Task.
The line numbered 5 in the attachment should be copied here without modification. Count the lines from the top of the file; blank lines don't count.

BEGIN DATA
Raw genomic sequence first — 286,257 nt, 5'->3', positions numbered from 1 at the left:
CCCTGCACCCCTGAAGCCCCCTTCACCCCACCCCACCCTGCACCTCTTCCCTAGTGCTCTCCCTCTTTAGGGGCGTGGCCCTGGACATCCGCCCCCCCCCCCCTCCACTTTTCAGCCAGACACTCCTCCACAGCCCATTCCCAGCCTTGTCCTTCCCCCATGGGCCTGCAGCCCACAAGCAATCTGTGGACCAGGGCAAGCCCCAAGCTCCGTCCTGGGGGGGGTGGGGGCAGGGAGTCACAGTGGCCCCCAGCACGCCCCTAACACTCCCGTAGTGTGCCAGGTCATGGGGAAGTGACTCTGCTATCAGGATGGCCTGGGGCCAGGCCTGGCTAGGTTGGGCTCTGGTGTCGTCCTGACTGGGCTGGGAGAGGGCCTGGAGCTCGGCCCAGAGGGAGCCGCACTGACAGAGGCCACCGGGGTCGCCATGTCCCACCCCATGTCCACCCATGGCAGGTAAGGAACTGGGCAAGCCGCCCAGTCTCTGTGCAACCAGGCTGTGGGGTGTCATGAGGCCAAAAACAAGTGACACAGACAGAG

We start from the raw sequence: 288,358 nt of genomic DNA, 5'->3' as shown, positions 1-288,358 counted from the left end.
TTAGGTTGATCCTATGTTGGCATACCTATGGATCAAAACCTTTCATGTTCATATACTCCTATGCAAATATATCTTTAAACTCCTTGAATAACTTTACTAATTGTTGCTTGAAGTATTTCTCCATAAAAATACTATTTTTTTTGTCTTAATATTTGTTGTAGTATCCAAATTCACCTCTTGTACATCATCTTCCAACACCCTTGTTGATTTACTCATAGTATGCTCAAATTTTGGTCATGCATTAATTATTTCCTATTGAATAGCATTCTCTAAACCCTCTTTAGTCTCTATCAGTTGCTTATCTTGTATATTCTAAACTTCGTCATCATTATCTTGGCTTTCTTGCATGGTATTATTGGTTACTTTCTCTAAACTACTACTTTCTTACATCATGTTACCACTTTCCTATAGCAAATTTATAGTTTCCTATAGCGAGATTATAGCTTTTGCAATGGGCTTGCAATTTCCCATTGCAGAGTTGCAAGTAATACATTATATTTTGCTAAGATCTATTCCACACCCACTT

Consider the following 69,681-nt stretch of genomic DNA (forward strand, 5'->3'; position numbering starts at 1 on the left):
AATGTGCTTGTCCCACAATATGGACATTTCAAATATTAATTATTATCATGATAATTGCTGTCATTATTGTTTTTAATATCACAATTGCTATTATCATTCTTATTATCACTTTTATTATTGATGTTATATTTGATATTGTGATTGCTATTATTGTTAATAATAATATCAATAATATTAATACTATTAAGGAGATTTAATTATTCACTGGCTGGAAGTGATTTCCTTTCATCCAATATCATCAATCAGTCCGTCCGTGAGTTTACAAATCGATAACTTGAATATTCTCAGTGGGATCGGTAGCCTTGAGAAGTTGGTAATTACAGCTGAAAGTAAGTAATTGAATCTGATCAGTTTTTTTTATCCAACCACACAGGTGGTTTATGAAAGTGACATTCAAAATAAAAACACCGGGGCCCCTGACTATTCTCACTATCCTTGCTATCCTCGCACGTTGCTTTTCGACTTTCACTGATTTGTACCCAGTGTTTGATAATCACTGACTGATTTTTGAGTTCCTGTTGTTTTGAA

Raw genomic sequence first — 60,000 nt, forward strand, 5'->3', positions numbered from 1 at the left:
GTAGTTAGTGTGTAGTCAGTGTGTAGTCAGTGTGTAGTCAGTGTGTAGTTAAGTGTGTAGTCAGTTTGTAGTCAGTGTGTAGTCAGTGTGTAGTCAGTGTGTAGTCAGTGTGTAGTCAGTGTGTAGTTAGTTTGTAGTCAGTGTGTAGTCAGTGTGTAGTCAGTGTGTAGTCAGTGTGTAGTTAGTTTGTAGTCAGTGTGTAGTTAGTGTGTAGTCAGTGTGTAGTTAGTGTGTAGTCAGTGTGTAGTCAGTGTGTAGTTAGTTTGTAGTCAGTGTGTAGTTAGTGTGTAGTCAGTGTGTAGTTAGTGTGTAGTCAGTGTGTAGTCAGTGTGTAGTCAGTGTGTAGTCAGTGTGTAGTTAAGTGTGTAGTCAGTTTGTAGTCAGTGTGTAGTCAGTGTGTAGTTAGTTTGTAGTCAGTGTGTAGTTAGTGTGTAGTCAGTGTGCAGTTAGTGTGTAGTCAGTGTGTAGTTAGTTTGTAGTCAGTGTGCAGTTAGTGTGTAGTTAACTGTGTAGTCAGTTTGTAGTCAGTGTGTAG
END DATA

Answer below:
Consider the following 69,681-nt stretch of genomic DNA (forward strand, 5'->3'; position numbering starts at 1 on the left):